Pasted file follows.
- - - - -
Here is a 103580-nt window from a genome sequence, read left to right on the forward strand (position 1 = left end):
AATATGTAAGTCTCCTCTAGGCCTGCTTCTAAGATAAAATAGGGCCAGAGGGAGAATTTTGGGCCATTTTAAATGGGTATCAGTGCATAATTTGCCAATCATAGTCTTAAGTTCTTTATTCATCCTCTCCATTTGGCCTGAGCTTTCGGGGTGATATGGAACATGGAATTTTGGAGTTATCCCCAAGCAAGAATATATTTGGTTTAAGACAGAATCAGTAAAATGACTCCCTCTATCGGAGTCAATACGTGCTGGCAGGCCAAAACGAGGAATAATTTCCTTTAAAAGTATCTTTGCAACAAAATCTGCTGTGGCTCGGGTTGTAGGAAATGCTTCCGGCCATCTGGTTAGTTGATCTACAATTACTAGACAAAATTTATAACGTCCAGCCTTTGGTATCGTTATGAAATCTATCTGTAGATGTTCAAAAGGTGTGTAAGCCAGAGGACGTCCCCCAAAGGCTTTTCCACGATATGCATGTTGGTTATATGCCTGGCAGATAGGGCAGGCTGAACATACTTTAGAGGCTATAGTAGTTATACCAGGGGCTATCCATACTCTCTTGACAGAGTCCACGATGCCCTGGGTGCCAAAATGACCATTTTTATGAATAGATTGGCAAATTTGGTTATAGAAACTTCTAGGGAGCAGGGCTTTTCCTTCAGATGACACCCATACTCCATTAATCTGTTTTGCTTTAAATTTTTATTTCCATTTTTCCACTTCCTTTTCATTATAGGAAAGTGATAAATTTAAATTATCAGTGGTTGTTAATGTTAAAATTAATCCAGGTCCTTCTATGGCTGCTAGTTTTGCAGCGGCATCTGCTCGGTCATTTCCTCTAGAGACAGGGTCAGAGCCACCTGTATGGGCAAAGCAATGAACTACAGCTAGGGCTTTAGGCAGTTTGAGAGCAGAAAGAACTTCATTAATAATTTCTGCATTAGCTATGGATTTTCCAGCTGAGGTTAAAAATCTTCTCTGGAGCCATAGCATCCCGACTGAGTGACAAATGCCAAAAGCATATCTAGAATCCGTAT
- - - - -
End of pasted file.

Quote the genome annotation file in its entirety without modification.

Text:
Here is a 103580-nt window from a genome sequence, read left to right on the forward strand (position 1 = left end):
AATATGTAAGTCTCCTCTAGGCCTGCTTCTAAGATAAAATAGGGCCAGAGGGAGAATTTTGGGCCATTTTAAATGGGTATCAGTGCATAATTTGCCAATCATAGTCTTAAGTTCTTTATTCATCCTCTCCATTTGGCCTGAGCTTTCGGGGTGATATGGAACATGGAATTTTGGAGTTATCCCCAAGCAAGAATATATTTGGTTTAAGACAGAATCAGTAAAATGACTCCCTCTATCGGAGTCAATACGTGCTGGCAGGCCAAAACGAGGAATAATTTCCTTTAAAAGTATCTTTGCAACAAAATCTGCTGTGGCTCGGGTTGTAGGAAATGCTTCCGGCCATCTGGTTAGTTGATCTACAATTACTAGACAAAATTTATAACGTCCAGCCTTTGGTATCGTTATGAAATCTATCTGTAGATGTTCAAAAGGTGTGTAAGCCAGAGGACGTCCCCCAAAGGCTTTTCCACGATATGCATGTTGGTTATATGCCTGGCAGATAGGGCAGGCTGAACATACTTTAGAGGCTATAGTAGTTATACCAGGGGCTATCCATACTCTCTTGACAGAGTCCACGATGCCCTGGGTGCCAAAATGACCATTTTTATGAATAGATTGGCAAATTTGGTTATAGAAACTTCTAGGGAGCAGGGCTTTTCCTTCAGATGACACCCATACTCCATTAATCTGTTTTGCTTTAAATTTTTATTTCCATTTTTCCACTTCCTTTTCATTATAGGAAAGTGATAAATTTAAATTATCAGTGGTTGTTAATGTTAAAATTAATCCAGGTCCTTCTATGGCTGCTAGTTTTGCAGCGGCATCTGCTCGGTCATTTCCTCTAGAGACAGGGTCAGAGCCACCTGTATGGGCAAAGCAATGAACTACAGCTAGGGCTTTAGGCAGTTTGAGAGCAGAAAGAACTTCATTAATAATTTCTGCATTAGCTATGGATTTTCCAGCTGAGGTTAAAAATCTTCTCTGGAGCCATAGCATCCCGACTGAGTGACAAATGCCAAAAGCATATCTAGAATCCGTAT